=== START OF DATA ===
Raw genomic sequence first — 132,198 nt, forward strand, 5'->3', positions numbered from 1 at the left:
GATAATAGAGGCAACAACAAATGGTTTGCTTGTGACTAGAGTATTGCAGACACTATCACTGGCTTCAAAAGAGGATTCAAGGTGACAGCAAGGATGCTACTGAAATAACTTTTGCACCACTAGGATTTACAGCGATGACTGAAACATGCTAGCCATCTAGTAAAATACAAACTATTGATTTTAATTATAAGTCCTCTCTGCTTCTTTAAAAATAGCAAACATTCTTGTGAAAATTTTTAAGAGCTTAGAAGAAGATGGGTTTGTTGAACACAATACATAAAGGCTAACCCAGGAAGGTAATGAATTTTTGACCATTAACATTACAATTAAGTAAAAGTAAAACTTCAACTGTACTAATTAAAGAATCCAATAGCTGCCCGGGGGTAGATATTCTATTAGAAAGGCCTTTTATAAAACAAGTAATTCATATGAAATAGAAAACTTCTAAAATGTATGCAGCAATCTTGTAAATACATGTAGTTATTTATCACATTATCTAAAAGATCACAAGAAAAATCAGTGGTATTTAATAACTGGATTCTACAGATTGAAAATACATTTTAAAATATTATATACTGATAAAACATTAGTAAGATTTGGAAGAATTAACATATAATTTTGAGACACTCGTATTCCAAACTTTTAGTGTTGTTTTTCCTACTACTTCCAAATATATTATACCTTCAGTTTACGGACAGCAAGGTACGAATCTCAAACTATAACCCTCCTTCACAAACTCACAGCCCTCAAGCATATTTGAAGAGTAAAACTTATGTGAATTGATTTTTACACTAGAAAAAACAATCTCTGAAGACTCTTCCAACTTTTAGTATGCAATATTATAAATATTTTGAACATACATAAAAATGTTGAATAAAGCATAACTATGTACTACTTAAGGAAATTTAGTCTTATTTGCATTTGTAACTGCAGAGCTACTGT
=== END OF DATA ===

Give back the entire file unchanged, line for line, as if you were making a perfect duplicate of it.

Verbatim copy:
Raw genomic sequence first — 132,198 nt, forward strand, 5'->3', positions numbered from 1 at the left:
GATAATAGAGGCAACAACAAATGGTTTGCTTGTGACTAGAGTATTGCAGACACTATCACTGGCTTCAAAAGAGGATTCAAGGTGACAGCAAGGATGCTACTGAAATAACTTTTGCACCACTAGGATTTACAGCGATGACTGAAACATGCTAGCCATCTAGTAAAATACAAACTATTGATTTTAATTATAAGTCCTCTCTGCTTCTTTAAAAATAGCAAACATTCTTGTGAAAATTTTTAAGAGCTTAGAAGAAGATGGGTTTGTTGAACACAATACATAAAGGCTAACCCAGGAAGGTAATGAATTTTTGACCATTAACATTACAATTAAGTAAAAGTAAAACTTCAACTGTACTAATTAAAGAATCCAATAGCTGCCCGGGGGTAGATATTCTATTAGAAAGGCCTTTTATAAAACAAGTAATTCATATGAAATAGAAAACTTCTAAAATGTATGCAGCAATCTTGTAAATACATGTAGTTATTTATCACATTATCTAAAAGATCACAAGAAAAATCAGTGGTATTTAATAACTGGATTCTACAGATTGAAAATACATTTTAAAATATTATATACTGATAAAACATTAGTAAGATTTGGAAGAATTAACATATAATTTTGAGACACTCGTATTCCAAACTTTTAGTGTTGTTTTTCCTACTACTTCCAAATATATTATACCTTCAGTTTACGGACAGCAAGGTACGAATCTCAAACTATAACCCTCCTTCACAAACTCACAGCCCTCAAGCATATTTGAAGAGTAAAACTTATGTGAATTGATTTTTACACTAGAAAAAACAATCTCTGAAGACTCTTCCAACTTTTAGTATGCAATATTATAAATATTTTGAACATACATAAAAATGTTGAATAAAGCATAACTATGTACTACTTAAGGAAATTTAGTCTTATTTGCATTTGTAACTGCAGAGCTACTGT